City-to-City Cooperation: UN Secretary-General, Kofi Annan, calls for cities to take collective responsibility for their future development
7 October, 2002: On the occasion of World Habitat Day, Mr. Kofi Annan, Secretary-General
of the United Nations called for cities to recognise the importance of working
together to face common challenges. In his message, which was dedicated to the
theme of City-to-City Cooperation, he said that "If cities are the collective
future of humankind, it is time for us to take collective responsibility for
their future development."
message was read out by Mrs. Anna Tibaijuka, the Executive of UN-HABITAT, at
this year's global observances which were held in Brussels, Belgium, in the
presence of H.R.H. Prince Philippe and other distinguished delegates. The event
was co-hosted by the Ministry of Foreign Affairs, Foreign Trade and International
Cooperaton of the Government of Belgium and the European Commission.
In her opening
address, Mrs. Anna Tibaijuka reinforced the Secretary-General's message stating
that "in a globalizing world, where cities are increasingly important actors
in the international economy, it makes sense to look to local authorities to
provide support for urban development." She went on to say that " City-to-City
cooperation is an effective way to mobilize large scale development resources,
to actively exchange best practices and to improve the management capacity of
cities in the developing world."
the call for more City-to-City cooperation, Hon. Eddy Boutmans, the Belgian
Secretary of State for Development Cooperation, pointed out that Belgian cities
had a wealth of experience they could share. In fact, they had been working
with UN-HABITAT for the last 20 years on a number of joint projects including
Localising Agenda 21 which was working in cities in Morocco, Kenya, Vietnam
and Belgium and was about to be extended to the city of Bayamo in Cuba.
speech at the morning's meeting was by Mr. Amartya Sen, the Nobel Laureate,
which was presented on video and introduced by Romi Khosla. In his speech, Mr.
Amartya Sen argued that freedom is the primary end as well as the principal
means of development. He then called upon local authorities to enshrine the
principles of political and economic freedom, the need for social opportunities,
guarantees of transparency and protective security in a new charter of urban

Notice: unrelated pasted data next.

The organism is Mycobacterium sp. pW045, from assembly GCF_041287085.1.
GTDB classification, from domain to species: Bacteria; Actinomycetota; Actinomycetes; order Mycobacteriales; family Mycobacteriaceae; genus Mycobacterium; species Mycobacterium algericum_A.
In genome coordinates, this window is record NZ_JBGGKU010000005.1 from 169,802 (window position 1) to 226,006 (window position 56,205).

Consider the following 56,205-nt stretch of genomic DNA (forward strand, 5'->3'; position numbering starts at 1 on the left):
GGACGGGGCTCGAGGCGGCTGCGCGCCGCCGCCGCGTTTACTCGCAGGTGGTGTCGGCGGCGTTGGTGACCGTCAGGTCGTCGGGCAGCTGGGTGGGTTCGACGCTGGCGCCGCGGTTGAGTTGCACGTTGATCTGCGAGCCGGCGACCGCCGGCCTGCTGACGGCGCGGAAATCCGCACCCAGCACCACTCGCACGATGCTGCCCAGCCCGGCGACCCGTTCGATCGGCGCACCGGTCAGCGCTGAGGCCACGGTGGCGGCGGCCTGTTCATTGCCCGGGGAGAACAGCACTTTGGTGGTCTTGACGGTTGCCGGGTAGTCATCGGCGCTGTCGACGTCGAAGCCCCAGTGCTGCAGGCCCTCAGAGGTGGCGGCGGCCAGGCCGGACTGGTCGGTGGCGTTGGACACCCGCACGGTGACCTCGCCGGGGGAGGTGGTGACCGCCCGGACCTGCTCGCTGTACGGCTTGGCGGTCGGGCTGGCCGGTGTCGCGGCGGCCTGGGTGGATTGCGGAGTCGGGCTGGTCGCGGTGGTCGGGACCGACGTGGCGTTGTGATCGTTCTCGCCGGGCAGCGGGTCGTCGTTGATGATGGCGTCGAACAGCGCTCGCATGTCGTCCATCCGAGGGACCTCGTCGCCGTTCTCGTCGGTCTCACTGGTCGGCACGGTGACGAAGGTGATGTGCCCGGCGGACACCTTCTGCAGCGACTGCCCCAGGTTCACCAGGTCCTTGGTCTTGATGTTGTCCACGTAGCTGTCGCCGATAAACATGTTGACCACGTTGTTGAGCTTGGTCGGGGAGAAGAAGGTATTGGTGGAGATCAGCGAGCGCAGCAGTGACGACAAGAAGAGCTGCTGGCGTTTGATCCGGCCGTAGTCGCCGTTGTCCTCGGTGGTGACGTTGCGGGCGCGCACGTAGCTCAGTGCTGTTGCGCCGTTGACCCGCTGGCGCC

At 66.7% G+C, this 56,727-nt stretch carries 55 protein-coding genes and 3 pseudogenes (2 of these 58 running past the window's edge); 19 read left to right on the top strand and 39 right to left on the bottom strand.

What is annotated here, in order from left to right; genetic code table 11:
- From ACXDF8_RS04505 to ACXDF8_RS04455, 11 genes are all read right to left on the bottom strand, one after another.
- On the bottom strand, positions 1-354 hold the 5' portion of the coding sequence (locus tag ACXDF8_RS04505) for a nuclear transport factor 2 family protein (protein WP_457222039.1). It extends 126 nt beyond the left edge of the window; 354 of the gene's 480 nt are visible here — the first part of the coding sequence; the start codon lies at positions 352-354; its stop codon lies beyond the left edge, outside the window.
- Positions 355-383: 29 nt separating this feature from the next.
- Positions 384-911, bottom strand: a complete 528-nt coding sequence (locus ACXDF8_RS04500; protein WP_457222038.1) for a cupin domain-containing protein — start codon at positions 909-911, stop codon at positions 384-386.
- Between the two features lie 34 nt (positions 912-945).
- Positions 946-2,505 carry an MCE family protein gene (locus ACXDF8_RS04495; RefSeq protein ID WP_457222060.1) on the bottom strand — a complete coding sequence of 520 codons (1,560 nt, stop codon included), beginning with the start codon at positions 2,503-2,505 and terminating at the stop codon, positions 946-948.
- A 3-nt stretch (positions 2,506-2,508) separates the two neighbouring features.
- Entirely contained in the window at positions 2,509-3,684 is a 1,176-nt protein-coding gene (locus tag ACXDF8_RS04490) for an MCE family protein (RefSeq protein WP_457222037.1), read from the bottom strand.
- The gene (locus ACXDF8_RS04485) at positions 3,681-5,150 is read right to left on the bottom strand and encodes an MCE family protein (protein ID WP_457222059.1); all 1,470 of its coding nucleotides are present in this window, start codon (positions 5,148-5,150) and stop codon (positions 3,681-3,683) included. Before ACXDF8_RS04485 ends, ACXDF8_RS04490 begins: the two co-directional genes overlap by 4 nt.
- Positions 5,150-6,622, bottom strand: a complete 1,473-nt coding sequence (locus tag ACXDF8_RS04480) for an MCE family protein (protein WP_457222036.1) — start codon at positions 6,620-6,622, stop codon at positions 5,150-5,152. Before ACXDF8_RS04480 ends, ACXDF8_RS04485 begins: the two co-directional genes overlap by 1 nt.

the speeches, the prestigious UN-HABITAT Scroll of Honour was presented to this
year's award winners by H.R.H. Prince Philippe. This year the following were
awarded the prize:
* The Cities of Nakuru and Leuven were awarded for their multi-faceted City-to-City
cooperation on sustainable urban development.
* The Brazilian Institute of Municipal Administration (IBAM) was awarded for
its continuous support to local government development through training and
municipal and urban issues.
* Baotou Municipal Government in China was awarded for its outstanding improvements
in shelter and the urban environment and successful cooperation with other
* Citynet, which is based in Yokohama, Japan was awarded for playing a key
role in facilitating City-to-City Cooperation and networking amongst local
governments, non-governmental organisations and development agencies in Asia.
* The Dutch Habitat Platform was awarded for coordinating the Habitat Agenda
and linking municipalities in the Netherlands with their partners in developing
* Mayor Joan Clos of Barcelona received an award for his outstanding commitment
and contribution to the global cooperation between local authorities and the
* Enda Tiers Monde, from Dakar Senegal, received an award for promoting alternative
development options at the local level, reducing poverty and advocating housing
* Rene Frank from the United States of America, was presented with an award
for his dedication to low-cost housing as a leading member of the International
Real Estate Federation (FIABCI).
* John Hodges of the Infrastructure Urban Development Department of the British
Government's Department of International Development, was specially cited
for his contribution to poverty elimination and sustainable urban development
in South Asia and Sub-Saharan Africa.
At the same
ceremony, His Royal Highness Prince Philippe of Belgium also presented the World
Habitat Awards, given annually by the Building and Social Foundation, to the
Architects Community Programme in Cuba for affordable technical support to over
250,000 households who are building or renovating their homes on a self-help
basis. An award was also given to the Tokyo based, Setagaya-ku Fukasawa Symbiotic
Housing for designing a socially and environmentally sustainable housing project
for households of all ages.
during the day included an international panel discussion on City-to-City cooperation
which was led by the Cities Alliance Policy Advisory Body and chaired by the
BBC journalist Steve Bradshaw. In the evening, there was an exhibition of children's
drawings on urban themes and a launch of two UN-HABITAT publications. Sustainable
Urbanization- Bridging the Green and Brown Agendas was produced jointly with
the British Department for International Development (DFID) and the Development
Planning Unit (DPU) of the University of London. The report on Housing Rights
Legislation was jointly produced by UN-HABITAT and the Office of the High Commissioner
for Human Rights, (OHCHR).
the global observances in Brussels, there were parallel celebrations all over
the world. In New York, representatives from Sister Cities International, local
government, business and citizen's groups met at the Dag Hammarskjold Library
Auditorium to discuss how to advance City-to-City cooperation. In Nairobi, there
were major festivities at the national stadium to celebrate World Habitat Day.